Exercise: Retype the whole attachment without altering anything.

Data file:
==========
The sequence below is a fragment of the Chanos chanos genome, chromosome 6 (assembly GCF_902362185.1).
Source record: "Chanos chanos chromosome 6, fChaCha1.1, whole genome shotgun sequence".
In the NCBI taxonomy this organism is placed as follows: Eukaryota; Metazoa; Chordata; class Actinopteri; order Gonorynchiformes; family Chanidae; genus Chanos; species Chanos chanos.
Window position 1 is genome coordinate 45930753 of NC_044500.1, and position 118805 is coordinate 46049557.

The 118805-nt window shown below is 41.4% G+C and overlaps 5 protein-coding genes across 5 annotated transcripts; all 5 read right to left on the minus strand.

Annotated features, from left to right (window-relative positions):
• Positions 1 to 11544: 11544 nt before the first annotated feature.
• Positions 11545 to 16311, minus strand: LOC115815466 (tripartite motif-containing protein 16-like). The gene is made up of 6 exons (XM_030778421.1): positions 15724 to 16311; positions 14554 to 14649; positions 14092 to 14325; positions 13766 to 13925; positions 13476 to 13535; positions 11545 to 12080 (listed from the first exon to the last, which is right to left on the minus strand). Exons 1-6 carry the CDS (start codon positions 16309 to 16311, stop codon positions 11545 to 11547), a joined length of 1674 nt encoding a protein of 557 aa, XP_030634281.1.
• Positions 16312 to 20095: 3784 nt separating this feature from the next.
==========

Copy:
The sequence below is a fragment of the Chanos chanos genome, chromosome 6 (assembly GCF_902362185.1).
Source record: "Chanos chanos chromosome 6, fChaCha1.1, whole genome shotgun sequence".
In the NCBI taxonomy this organism is placed as follows: Eukaryota; Metazoa; Chordata; class Actinopteri; order Gonorynchiformes; family Chanidae; genus Chanos; species Chanos chanos.
Window position 1 is genome coordinate 45930753 of NC_044500.1, and position 118805 is coordinate 46049557.

The 118805-nt window shown below is 41.4% G+C and overlaps 5 protein-coding genes across 5 annotated transcripts; all 5 read right to left on the minus strand.

Annotated features, from left to right (window-relative positions):
• Positions 1 to 11544: 11544 nt before the first annotated feature.
• Positions 11545 to 16311, minus strand: LOC115815466 (tripartite motif-containing protein 16-like). The gene is made up of 6 exons (XM_030778421.1): positions 15724 to 16311; positions 14554 to 14649; positions 14092 to 14325; positions 13766 to 13925; positions 13476 to 13535; positions 11545 to 12080 (listed from the first exon to the last, which is right to left on the minus strand). Exons 1-6 carry the CDS (start codon positions 16309 to 16311, stop codon positions 11545 to 11547), a joined length of 1674 nt encoding a protein of 557 aa, XP_030634281.1.
• Positions 16312 to 20095: 3784 nt separating this feature from the next.